Red-cockaded woodpeckers (RCW) have been on the federal list of endangered species since 1975, primarily due to habitat destruction and fragmentation that reduced Red-cockaded Woodpecker population sizes by 99% over the past century. In recent decades, the Department of Defense (DoD) has provided extensive support for Red-cockaded Woodpecker research, monitoring and management on its extensive longleaf-pine (Pinus palustrus) forest holdings. By addressing the hypothesis that genetic structure has not changed over time in local, regional and species-wide assessments of Red-cockaded Woodpeckers, this project will provide an updated view of the species over the past 100 years. Researchers will determine the effects that translocations of birds among populations have had on their population genetics and examine the long-term effects of forest fragmentation on changes in genetic differentiation and diversity across the species. Development of population management guidelines for DoD installations will further enhance on the ground conservation efforts for the species now and in the future.

Technical Approach

Researchers will use a multidisciplinary approach that integrates population genetics (i.e., microsatellite markers and mitochondrial DNA sequences), ancient DNA techniques, and landscape ecology in a manner that permits us to better understand the status of Red-cockaded Woodpecker populations, particularly those that have been monitored and managed on DoD land for over three decades. Existing data on translocation histories, individual movement, and habitat loss throughout the southeast will be used to identify factors that have affected Red-cockaded Woodpecker genetics, historically and in modern times.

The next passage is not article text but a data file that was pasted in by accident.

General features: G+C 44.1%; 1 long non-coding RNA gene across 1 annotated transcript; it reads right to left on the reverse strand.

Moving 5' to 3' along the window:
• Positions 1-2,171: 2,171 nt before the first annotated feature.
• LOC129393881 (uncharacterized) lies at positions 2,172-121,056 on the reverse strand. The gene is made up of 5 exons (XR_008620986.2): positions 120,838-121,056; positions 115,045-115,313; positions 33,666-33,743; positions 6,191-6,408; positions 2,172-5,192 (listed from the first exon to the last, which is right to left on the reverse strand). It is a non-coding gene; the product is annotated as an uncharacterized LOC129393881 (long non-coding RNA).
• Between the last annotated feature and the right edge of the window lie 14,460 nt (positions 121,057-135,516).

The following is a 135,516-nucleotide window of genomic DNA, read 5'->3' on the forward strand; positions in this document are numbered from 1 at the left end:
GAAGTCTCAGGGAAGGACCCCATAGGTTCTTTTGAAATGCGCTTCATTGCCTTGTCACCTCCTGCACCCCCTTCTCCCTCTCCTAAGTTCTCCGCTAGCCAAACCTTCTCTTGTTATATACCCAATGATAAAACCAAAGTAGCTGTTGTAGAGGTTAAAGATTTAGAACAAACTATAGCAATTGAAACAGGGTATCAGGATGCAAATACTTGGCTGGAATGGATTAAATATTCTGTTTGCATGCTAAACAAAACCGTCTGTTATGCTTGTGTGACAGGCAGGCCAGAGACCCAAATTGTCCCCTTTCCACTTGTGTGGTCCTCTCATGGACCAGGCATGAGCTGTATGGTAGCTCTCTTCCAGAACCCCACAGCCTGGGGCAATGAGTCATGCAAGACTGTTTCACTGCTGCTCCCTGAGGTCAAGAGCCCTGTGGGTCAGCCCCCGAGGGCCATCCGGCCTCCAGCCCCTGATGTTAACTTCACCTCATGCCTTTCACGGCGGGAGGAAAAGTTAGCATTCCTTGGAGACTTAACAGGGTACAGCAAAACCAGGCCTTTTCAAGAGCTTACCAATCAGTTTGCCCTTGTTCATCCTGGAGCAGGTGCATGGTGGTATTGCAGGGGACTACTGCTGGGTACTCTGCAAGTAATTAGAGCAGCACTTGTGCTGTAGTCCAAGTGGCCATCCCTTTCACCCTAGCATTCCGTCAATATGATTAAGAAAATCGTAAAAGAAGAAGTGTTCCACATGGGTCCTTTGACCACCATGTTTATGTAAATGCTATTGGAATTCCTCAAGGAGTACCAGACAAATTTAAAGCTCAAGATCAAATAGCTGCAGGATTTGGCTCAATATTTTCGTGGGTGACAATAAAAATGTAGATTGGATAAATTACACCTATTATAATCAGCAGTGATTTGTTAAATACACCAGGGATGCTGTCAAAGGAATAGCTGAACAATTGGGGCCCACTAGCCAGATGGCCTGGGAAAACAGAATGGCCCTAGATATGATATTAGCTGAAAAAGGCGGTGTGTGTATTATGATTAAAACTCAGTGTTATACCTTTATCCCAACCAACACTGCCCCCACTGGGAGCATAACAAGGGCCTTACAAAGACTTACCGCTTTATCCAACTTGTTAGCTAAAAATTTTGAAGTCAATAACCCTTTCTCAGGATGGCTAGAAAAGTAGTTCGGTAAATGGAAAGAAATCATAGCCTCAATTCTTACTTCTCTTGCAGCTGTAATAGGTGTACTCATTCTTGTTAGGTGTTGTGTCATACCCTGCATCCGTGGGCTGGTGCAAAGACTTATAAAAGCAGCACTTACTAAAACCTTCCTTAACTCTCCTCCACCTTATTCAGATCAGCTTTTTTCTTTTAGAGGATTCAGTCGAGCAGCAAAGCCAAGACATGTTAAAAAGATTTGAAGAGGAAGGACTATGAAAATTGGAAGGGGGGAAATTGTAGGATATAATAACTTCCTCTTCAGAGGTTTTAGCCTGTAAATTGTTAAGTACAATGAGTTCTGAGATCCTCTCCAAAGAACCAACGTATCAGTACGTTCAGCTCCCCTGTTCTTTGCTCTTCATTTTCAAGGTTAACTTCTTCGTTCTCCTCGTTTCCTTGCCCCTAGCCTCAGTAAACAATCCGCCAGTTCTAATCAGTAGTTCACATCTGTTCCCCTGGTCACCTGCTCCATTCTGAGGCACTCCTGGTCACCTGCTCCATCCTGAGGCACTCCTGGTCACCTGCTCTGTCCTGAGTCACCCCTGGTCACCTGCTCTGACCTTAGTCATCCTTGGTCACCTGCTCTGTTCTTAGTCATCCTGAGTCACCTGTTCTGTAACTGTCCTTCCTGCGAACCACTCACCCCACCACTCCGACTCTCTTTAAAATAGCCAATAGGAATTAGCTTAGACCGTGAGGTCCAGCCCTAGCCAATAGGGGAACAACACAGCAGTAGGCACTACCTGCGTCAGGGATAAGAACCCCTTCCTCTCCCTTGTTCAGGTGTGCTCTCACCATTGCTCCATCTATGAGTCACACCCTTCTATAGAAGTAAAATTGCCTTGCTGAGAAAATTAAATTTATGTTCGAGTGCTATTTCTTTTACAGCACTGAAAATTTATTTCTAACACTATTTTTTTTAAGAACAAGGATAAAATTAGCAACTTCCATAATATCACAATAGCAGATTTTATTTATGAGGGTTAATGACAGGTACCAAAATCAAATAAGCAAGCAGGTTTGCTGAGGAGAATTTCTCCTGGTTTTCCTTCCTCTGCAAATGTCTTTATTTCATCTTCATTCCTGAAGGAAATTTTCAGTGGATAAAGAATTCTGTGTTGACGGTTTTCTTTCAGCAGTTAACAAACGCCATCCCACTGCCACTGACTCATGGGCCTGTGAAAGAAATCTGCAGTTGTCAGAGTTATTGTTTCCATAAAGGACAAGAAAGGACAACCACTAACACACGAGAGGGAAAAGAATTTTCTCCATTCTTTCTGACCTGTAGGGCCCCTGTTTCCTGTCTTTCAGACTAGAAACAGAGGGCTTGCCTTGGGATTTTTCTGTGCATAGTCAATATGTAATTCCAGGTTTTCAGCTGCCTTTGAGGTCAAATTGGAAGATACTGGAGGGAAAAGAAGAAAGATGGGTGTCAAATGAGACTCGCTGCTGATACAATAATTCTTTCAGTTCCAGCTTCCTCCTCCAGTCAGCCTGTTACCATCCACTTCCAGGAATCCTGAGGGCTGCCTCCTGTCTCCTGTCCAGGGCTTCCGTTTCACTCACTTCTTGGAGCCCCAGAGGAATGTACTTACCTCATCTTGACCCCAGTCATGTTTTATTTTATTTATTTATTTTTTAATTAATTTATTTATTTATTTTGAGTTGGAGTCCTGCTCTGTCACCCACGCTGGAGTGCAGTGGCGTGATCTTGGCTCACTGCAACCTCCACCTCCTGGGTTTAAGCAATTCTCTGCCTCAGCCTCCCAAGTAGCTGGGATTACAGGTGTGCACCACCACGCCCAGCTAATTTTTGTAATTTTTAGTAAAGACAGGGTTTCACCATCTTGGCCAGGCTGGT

The outcomes from this project will be an updated assessment of the genetic status of Red-cockaded Woodpeckers at multiple spatial and temporal scales. Researchers will provide refined insights about Red-cockaded Woodpecker populations and the changes that they have experienced over time. These insights will include evaluations of the roles that translocations have had in preserving or enhancing genetic diversity within and among populations and determination of the importance of habitat fragmentation in this system. Researchers also will provide DoD and other biologists guidance to help them evaluate the pros/cons of potential movements of birds (e.g., how many, what sex, to/from what donor/recipient population) among sites in order to maintain the healthiest populations possible.